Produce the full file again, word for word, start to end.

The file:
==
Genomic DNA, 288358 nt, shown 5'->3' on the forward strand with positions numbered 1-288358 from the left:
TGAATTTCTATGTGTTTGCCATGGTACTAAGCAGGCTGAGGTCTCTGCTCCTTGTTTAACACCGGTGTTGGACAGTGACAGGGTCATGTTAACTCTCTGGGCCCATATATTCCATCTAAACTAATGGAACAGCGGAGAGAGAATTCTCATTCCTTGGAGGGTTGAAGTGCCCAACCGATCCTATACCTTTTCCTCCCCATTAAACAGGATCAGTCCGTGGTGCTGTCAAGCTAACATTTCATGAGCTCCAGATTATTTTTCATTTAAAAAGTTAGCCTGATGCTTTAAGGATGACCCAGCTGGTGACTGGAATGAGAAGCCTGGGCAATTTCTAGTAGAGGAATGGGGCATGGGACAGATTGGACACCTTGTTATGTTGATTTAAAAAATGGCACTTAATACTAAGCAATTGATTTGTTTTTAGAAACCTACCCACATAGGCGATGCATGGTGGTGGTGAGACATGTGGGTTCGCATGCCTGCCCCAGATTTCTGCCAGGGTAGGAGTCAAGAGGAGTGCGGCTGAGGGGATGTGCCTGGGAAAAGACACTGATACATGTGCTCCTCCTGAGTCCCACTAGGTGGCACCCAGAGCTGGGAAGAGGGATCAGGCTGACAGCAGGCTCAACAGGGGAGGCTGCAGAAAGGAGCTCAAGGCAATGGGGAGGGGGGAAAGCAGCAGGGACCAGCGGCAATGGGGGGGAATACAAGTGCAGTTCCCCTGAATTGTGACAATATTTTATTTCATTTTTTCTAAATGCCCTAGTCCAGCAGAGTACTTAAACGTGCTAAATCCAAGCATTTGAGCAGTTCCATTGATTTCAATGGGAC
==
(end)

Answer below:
Genomic DNA, 288358 nt, shown 5'->3' on the forward strand with positions numbered 1-288358 from the left:
TGAATTTCTATGTGTTTGCCATGGTACTAAGCAGGCTGAGGTCTCTGCTCCTTGTTTAACACCGGTGTTGGACAGTGACAGGGTCATGTTAACTCTCTGGGCCCATATATTCCATCTAAACTAATGGAACAGCGGAGAGAGAATTCTCATTCCTTGGAGGGTTGAAGTGCCCAACCGATCCTATACCTTTTCCTCCCCATTAAACAGGATCAGTCCGTGGTGCTGTCAAGCTAACATTTCATGAGCTCCAGATTATTTTTCATTTAAAAAGTTAGCCTGATGCTTTAAGGATGACCCAGCTGGTGACTGGAATGAGAAGCCTGGGCAATTTCTAGTAGAGGAATGGGGCATGGGACAGATTGGACACCTTGTTATGTTGATTTAAAAAATGGCACTTAATACTAAGCAATTGATTTGTTTTTAGAAACCTACCCACATAGGCGATGCATGGTGGTGGTGAGACATGTGGGTTCGCATGCCTGCCCCAGATTTCTGCCAGGGTAGGAGTCAAGAGGAGTGCGGCTGAGGGGATGTGCCTGGGAAAAGACACTGATACATGTGCTCCTCCTGAGTCCCACTAGGTGGCACCCAGAGCTGGGAAGAGGGATCAGGCTGACAGCAGGCTCAACAGGGGAGGCTGCAGAAAGGAGCTCAAGGCAATGGGGAGGGGGGAAAGCAGCAGGGACCAGCGGCAATGGGGGGGAATACAAGTGCAGTTCCCCTGAATTGTGACAATATTTTATTTCATTTTTTCTAAATGCCCTAGTCCAGCAGAGTACTTAAACGTGCTAAATCCAAGCATTTGAGCAGTTCCATTGATTTCAATGGGAC